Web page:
Foodborne Diseases Active Surveillance Network, or FoodNet, 2018 Report

    Foodborne Diseases Active Surveillance Network, or FoodNet, 2018 Report

    Foodborne Diseases Active Surveillance Network, or FoodNet, 2018 Report

    The Foodborne Diseases Active Surveillance Network (FoodNet) reports preliminary data reviewing the annual incidences and trends in foodborne illness. In the 2018 report, FoodNet reported to the CDC data for infections caused by Campylobacter, Cyclospora, Listeria, Salmonella, Escherichia coli (STEC), Shigella, Vibrio, and Yersinia.

    Foodborne Diseases Active Surveillance Network, or FoodNet, 2018 Report

    The Key Findings of the Report:

    • FoodNet identified 25,606 cases of infection, 5,893 hospitalizations, and 120 deaths
    • At 19.5 percent of all FoodNet’s identified foodborne infections last year, most incidences of infection were caused by Campylobacter.

    o    Salmonella caused 18.3 percent

    o    Shiga toxin-producing Escherichia coli (STEC) caused 5.9 percent

    o    Shigella caused 4.9

    • There was a significant increase in incidences of Cyclospora, Shigella, Yersinia, STEC, Campylobacter, and Salmonella.

    Incidences of infections from Campylobacter are one the rise, for FoodNet identifies infections from Campylobacter most frequently. Symptoms include diarrhea (which could be bloody) and could lead to a rare autoimmune disease called Guillain-Barré syndrome. A new study by the FSIS, there was isolated Campylobacter from “18% of chicken carcasses and 16% of chicken parts sampled” (USDA). Raw eggs and chicken are still the primary sources of Salmonella enteritidis infections.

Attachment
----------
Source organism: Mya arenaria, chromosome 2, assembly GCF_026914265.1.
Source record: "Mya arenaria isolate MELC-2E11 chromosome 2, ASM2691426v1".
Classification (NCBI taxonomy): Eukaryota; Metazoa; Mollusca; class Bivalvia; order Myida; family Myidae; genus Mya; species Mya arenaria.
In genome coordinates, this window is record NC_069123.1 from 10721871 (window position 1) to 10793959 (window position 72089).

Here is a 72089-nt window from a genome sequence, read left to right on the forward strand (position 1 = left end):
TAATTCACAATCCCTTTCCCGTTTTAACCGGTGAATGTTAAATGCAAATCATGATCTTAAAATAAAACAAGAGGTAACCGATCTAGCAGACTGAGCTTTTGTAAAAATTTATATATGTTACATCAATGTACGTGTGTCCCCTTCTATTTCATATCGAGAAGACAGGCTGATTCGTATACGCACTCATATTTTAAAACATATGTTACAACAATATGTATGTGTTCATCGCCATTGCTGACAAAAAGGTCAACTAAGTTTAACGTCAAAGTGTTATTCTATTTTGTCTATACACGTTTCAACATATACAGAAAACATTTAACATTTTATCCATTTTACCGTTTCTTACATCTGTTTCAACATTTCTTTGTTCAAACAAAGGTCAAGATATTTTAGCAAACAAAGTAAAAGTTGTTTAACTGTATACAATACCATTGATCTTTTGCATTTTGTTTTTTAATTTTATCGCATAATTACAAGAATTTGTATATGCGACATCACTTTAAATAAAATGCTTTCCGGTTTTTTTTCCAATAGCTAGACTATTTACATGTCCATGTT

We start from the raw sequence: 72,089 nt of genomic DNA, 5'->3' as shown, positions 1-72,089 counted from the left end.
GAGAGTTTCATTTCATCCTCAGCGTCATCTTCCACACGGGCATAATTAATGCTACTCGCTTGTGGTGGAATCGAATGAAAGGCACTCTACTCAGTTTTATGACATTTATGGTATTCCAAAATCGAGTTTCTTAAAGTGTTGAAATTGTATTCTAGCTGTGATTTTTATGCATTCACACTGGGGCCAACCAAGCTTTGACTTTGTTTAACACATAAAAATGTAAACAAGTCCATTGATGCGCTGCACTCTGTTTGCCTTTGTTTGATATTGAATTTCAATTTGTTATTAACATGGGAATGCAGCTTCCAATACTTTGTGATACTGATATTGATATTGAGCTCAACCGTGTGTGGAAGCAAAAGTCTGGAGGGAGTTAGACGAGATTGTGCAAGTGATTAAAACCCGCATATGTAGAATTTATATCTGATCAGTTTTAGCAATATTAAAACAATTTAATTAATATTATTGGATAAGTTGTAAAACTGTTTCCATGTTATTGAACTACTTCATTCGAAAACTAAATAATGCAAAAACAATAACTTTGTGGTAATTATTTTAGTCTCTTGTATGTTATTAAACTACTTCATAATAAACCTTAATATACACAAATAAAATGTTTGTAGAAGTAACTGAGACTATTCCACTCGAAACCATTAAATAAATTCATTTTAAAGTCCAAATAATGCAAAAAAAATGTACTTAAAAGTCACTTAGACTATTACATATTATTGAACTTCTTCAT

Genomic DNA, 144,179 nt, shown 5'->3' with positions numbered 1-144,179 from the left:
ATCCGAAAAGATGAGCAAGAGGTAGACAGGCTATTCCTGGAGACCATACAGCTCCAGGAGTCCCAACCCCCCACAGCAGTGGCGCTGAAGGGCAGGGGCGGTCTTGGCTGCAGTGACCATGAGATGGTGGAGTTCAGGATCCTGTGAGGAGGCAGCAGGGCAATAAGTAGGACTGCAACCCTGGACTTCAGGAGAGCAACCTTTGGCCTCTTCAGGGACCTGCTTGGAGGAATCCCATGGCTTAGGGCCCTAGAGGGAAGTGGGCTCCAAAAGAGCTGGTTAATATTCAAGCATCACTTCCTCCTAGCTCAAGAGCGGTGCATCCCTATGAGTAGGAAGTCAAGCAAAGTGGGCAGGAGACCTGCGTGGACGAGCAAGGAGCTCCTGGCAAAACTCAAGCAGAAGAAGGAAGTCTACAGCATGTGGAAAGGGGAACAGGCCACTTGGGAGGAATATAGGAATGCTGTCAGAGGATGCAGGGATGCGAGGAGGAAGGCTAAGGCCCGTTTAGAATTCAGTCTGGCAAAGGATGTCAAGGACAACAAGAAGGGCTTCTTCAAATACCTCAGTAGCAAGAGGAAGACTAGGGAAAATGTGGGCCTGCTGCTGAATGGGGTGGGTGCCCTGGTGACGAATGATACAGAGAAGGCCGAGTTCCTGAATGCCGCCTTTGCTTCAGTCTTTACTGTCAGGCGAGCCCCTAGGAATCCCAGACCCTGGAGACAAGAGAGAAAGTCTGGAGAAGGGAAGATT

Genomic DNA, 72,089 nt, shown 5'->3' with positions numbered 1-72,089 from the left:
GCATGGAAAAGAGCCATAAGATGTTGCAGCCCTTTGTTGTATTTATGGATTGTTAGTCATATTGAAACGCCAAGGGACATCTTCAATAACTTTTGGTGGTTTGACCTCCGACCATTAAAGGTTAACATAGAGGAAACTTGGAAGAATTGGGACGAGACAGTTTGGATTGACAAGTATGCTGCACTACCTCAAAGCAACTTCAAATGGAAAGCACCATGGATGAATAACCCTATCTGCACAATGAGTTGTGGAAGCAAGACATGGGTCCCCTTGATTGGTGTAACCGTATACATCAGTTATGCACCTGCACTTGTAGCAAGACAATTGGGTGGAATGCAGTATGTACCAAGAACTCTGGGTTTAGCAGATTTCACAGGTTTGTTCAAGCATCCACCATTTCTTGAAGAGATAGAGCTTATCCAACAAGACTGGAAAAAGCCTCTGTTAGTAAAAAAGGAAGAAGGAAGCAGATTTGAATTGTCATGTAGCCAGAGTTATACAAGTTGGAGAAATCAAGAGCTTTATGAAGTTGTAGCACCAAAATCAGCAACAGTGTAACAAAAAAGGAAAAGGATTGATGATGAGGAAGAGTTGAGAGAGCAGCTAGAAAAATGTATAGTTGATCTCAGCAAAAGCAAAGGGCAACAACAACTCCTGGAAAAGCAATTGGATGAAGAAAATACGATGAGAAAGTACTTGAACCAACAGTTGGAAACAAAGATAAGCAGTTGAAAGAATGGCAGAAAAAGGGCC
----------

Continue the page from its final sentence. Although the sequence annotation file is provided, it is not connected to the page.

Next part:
In 2018, raw produce was a significant source of foodborne illnesses. For example, there were two multistate outbreaks of STEC O157 contaminated romaine lettuce in 2018. The FDA is working determining the best method to prevent contaminated lettuce from entering the market and facilitating outbreak investigations.

    Although last year’s increase in identified infections may seem like 2018 was a subpar year for food safety, laboratory testing is drastically improving results and traceability. Methods like culture-independent diagnostic tests are more effective than ever at identifying pathogens. Reporting systems are becoming more efficient at collecting data, so the bottom line is there are still too many incidences of infections from foodborne pathogens, but food processing techniques are continually striving to improve the safety of food products.


    US Department of Agriculture. Constituent update special alert. August 27, 2018. FSIS to implement enrichment method to detect Campylobacter in all raw poultry samples. Washington, DC: US Department of Agriculture; 2018. Accessed 19 February 2019. 


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